The sitcoms of Norman Lear may be receiving a contemporary update, a new report from Variety reveals. According to sources, Lear is in the early stages of discussions with Sony Pictures Television—the studio in control of the majority of Lear’s library—about rebooting classic episodes of such seminal series as All in the Family and The Jeffersons, bringing new actors in to revive the scripts. They would be packaged in “short, six-episode anthologies.”
Lear’s comedies of the ’70s and ’80s consistently pushed the boundaries of TV, giving the medium new resonance through a bolder approach to cultural issues and talking points. Even by today’s standards, the commentary embedded in All in the Family—which is of a working-class aesthetic and exposes bigotry as it relates to gender, sexuality, and race—feels achingly current, with Carroll O’Connor’s Archie Bunker the very model of an aggrieved Trump voter. (That show was itself an American version of the British series, Till Death Do Us Part.) And Lear’s groundbreaking Maude episode “Maude’s Dilemma”—which sympathetically depicted abortion as viewers had never before seen in prime time—still carries significant weight, considering abortion’s stubbornly taboo status on network TV and the precarious situation surrounding Roe v. Wade in light of the November election.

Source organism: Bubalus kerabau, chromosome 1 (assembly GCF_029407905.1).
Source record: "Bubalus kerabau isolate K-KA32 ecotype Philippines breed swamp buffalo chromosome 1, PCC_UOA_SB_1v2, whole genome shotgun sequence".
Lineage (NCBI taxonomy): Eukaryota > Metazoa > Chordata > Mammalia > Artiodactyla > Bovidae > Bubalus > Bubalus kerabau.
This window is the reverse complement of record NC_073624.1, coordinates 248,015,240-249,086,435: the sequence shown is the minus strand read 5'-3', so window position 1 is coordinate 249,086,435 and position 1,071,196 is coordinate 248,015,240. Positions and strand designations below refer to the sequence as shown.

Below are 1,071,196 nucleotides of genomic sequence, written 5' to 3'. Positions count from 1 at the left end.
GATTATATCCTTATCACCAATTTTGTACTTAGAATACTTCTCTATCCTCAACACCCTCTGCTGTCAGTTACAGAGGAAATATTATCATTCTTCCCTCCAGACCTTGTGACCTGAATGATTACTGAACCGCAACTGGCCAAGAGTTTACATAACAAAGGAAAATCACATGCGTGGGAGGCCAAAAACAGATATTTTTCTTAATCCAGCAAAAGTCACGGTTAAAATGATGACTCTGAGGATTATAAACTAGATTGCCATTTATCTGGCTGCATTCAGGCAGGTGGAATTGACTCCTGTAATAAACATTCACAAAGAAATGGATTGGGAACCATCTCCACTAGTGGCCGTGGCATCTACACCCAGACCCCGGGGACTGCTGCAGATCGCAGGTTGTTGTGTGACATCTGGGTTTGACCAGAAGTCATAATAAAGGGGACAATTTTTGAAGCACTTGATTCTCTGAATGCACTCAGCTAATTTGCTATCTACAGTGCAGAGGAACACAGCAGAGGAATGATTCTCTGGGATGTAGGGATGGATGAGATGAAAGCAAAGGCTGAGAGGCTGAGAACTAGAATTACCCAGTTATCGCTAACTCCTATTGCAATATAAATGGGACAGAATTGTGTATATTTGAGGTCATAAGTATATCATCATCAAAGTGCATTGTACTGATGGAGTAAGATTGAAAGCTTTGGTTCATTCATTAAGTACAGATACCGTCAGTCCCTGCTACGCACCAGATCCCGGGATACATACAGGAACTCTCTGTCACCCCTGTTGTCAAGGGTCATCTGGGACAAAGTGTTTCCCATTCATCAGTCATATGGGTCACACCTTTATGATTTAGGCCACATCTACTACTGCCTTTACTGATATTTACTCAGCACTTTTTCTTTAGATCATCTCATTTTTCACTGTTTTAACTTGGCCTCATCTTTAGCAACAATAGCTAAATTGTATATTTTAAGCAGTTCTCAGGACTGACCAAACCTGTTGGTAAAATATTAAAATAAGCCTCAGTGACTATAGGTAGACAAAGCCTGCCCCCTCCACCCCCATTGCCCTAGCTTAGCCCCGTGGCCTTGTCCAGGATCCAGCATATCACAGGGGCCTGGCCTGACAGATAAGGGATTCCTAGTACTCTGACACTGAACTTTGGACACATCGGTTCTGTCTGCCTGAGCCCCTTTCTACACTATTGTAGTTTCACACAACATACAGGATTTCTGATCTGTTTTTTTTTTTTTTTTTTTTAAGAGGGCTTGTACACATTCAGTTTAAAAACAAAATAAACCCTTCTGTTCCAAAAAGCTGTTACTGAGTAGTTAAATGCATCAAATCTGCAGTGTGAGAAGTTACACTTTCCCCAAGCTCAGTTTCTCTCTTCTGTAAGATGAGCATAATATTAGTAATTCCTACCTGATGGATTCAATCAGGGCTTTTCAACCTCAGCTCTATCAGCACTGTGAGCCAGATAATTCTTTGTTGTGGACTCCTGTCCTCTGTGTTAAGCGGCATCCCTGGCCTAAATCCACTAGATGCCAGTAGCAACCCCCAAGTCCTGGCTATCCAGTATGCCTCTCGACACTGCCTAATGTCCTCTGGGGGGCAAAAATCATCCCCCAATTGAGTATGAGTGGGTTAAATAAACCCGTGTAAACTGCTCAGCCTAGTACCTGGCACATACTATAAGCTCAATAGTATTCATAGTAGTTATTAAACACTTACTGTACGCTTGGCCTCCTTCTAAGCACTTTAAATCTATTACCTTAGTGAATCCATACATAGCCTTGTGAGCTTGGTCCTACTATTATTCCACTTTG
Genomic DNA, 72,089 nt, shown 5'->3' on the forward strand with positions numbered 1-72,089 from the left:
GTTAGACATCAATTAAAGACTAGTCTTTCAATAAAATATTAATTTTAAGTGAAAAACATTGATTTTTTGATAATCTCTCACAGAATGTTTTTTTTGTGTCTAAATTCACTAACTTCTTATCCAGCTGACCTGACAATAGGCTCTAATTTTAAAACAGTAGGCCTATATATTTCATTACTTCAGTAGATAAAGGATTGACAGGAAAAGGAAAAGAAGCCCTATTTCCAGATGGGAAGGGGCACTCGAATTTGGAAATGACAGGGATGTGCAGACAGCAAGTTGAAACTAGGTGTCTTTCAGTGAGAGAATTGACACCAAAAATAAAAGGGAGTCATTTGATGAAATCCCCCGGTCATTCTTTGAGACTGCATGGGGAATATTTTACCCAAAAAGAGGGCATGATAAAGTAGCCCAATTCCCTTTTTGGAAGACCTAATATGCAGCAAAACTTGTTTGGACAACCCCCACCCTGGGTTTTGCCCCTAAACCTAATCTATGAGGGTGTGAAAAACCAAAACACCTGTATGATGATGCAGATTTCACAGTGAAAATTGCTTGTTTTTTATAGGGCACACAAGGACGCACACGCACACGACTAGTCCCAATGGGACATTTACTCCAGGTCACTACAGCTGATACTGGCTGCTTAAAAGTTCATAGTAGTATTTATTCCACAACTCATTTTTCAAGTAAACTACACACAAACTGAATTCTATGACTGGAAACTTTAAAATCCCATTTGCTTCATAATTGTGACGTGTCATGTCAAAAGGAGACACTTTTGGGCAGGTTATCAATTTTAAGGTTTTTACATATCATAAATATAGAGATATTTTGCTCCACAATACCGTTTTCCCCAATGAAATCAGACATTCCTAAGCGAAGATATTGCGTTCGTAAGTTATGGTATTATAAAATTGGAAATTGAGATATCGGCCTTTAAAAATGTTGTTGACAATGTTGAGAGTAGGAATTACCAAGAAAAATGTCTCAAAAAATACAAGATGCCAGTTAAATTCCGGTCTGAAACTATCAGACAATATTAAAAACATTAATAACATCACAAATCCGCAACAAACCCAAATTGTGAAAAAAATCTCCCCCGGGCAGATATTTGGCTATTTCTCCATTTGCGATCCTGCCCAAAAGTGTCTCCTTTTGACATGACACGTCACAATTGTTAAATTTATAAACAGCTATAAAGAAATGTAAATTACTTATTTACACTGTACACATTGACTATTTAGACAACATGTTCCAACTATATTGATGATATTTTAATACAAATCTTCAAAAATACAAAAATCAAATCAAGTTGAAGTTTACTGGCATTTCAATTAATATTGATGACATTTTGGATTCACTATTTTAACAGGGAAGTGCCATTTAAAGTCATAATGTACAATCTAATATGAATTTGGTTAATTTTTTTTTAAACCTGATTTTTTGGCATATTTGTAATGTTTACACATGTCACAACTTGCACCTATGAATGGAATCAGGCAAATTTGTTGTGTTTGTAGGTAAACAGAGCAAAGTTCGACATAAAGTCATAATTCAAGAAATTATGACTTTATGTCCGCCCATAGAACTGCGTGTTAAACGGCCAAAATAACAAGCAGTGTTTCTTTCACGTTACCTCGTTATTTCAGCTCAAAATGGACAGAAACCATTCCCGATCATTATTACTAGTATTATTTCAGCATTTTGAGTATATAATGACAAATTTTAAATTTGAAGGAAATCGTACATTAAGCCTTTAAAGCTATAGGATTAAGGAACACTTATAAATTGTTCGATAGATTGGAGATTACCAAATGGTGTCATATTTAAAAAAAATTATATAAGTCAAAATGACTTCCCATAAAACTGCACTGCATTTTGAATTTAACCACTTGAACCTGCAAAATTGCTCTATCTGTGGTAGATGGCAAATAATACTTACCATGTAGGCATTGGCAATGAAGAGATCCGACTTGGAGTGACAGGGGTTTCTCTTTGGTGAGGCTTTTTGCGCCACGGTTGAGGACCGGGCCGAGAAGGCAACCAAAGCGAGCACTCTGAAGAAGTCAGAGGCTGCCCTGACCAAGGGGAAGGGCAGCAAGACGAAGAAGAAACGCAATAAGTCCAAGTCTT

This project, according to Variety, would be similar in execution to that of a Broadway revival, changing cast members and production values while remaining mostly faithful to the original scripts. The theatrical analogy certainly suits Lear, whose sitcoms often had the feel of filmed plays—the focus on long conversations, the extended scenes, the fresh takes on issues. And already, we’re seeing how it might play out. Over on Netflix, a reboot of Lear’s One Day at a Time—about a divorced single mother—has been reimagined with a Latina (Justina Machado) in the lead role and is set to premiere on Jan. 6.